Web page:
Tinnitus is a common hearing condition, affecting almost 15% of adults or about 1 in 5 people. It is commonly referred to as “ringing in the ears”, but the sound can also be described in a number of ways like the sound of hissing, screeching, whooshing, pulsing, or buzzing.
Although Tinnitus is pretty common, there are different types. If you are suffering from this hearing condition, there’s a good chance that your Tinnitus falls under one of these categories.
4 Types of Tinnitus
The most common type of tinnitus is called subjective tinnitus. Typically caused by prolonged exposure to loud noise, it is something only you can hear.
One of its telltale signs is that the ringing sound can vary in length and intensity when it occurs. People with subjective tinnitus may experience discomfort as the sound overtakes other relevant sounds in their surroundings, makit it hard to focus on what’s important to them at any given moment.
Subjective tinnitus is commonly treated with hearing aids that play a calming noise that helps you pay more attention to environmental sounds, instead of the ringing, hissing and other sounds that comes with the condition.
One of the most common types of tinnitus is sensory tinnitus. This hearing impairment is typically a side effect of an impaired auditory system. There is no cure for neurological tinnitus but people who experience it may use an established tinnitus management program to manage its negative side effects.
In a nutshell, neurological tinnitus is a type of subjective Tinnitus and is usually caused by various disorders like Meniere’s disease that affect the way the brain processes sound.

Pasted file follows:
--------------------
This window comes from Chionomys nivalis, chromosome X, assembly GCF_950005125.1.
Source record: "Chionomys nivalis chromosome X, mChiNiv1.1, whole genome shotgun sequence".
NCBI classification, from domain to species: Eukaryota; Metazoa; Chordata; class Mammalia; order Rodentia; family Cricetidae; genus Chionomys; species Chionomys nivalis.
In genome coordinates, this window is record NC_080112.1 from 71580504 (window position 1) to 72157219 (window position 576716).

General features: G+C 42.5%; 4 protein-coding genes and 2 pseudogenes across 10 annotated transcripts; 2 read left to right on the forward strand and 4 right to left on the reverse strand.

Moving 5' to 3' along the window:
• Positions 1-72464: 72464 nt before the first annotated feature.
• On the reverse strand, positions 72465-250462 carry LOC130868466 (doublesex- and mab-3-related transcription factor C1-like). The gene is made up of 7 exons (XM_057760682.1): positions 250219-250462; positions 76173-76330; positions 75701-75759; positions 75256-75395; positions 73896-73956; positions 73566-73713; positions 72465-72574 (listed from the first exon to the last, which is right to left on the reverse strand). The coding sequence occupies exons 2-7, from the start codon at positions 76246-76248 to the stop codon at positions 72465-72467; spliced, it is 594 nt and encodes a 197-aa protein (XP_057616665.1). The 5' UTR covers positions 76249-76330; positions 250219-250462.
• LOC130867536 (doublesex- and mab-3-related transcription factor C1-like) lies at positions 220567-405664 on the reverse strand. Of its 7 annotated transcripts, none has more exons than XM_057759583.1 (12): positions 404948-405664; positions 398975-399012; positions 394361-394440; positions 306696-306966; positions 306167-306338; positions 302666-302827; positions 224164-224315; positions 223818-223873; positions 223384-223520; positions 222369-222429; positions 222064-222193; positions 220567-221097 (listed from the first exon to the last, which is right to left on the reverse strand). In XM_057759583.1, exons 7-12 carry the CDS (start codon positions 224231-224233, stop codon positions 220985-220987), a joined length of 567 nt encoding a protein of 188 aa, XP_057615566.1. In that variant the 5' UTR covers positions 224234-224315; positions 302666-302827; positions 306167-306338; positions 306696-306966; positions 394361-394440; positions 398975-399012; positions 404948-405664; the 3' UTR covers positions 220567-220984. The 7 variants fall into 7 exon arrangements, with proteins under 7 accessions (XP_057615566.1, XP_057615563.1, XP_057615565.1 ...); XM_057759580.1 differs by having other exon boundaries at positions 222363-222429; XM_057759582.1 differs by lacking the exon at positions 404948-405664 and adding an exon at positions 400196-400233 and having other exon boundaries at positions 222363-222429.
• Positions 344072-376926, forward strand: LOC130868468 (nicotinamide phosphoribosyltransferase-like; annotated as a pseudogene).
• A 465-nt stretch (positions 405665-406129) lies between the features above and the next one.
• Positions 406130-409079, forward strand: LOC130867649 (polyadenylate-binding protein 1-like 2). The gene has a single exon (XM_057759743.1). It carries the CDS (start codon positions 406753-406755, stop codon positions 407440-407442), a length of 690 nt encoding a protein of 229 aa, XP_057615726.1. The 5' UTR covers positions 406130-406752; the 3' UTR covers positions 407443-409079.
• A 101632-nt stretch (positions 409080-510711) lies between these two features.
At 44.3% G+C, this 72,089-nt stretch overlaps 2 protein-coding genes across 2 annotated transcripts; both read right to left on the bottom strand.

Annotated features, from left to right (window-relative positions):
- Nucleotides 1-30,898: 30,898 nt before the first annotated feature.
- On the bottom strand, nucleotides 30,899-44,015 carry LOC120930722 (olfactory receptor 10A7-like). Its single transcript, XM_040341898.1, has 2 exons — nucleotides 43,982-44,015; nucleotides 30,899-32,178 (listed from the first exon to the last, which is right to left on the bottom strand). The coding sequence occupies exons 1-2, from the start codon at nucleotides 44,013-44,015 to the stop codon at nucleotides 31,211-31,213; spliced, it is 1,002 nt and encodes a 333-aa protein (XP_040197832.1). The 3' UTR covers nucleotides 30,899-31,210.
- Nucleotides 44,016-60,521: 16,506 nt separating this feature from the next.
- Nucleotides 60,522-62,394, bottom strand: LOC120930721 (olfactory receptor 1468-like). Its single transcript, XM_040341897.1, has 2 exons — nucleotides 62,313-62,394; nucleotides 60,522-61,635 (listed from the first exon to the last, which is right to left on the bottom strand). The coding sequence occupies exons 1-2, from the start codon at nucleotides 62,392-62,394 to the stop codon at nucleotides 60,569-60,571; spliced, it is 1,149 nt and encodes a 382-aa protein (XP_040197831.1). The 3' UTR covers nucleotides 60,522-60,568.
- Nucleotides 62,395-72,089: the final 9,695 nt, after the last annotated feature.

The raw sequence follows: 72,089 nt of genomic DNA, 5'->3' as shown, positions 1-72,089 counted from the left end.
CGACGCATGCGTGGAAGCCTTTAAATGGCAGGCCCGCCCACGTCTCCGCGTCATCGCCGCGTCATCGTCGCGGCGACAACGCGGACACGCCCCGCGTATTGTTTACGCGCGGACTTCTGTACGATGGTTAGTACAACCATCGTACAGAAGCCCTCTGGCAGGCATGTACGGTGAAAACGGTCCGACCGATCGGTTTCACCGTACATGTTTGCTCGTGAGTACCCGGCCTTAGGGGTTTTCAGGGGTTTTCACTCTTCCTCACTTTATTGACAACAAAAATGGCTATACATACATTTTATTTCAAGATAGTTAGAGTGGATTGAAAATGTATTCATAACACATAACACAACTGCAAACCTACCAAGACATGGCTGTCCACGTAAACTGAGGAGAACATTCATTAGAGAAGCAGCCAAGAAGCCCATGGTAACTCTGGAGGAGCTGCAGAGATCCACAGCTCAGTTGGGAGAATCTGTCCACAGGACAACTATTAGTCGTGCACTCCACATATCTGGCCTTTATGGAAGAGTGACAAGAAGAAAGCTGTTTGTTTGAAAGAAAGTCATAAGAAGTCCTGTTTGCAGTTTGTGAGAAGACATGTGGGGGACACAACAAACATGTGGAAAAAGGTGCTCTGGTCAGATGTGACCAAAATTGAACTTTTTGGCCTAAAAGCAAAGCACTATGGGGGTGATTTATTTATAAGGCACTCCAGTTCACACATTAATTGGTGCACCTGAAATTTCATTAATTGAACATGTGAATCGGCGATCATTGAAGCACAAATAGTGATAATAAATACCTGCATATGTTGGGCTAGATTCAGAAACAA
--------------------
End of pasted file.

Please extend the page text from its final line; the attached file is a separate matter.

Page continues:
Related to physical movement and touch, Somatic tinnitus is another type of Tinnitus that many experiences. It can be a result of muscle spasms in the ear or neck. Typically, sound therapy can be used for somatic tinnitus, and sometimes massage therapy can also be helpful to alleviate the symptoms.
Somatic tinnitus can be triggered by everyday physical movements such as a pillow or turning the neck to look into a microscope can cause tinnitus.
Sometimes, dental problems can also trigger the ringing in the ears. Impacted wisdom teeth and popping of the haw can also create somatic tinnitus.
Somatic tinnitus is also called conductive tinnitus, meaning it is caused by outer functions, rather than physiological causes.
It is caused by the ability to hear muscle contractions or vascular deformities. It is possible to be permanently fixed if the origin of the contractions are deformities.
These four types of tinnitus do not have an easy cure, but there’s a handful of ways to manage the symptoms. Medications and surgery can help if the cause of the Tinnitus is a side effect of the disease or a deformity. However, the most common management techniques include behavioral therapy, massage therapy, and sound-generating devices such as hearing aids.
People who suffer from Tinnitus, regardless of the type, can alleviate the symptoms with the following treatment options for Tinnitus.
Cognitive Behavioral Therapy: Using sound distractions to alleviate focus on noises.
Tinnitus Retraining Therapy: It involves two components – educational training and sound therapy. TRT is an intensive therapy aimed at long-lasting effects.
Masking: Using noise to distract the ringing or buzzing sound in the ear.
Biofeedback: Training your body to control internal aspects.
If you believe you are suffering from Tinnitus, seeking professional help to determine the exact type of Tinnitus you might have.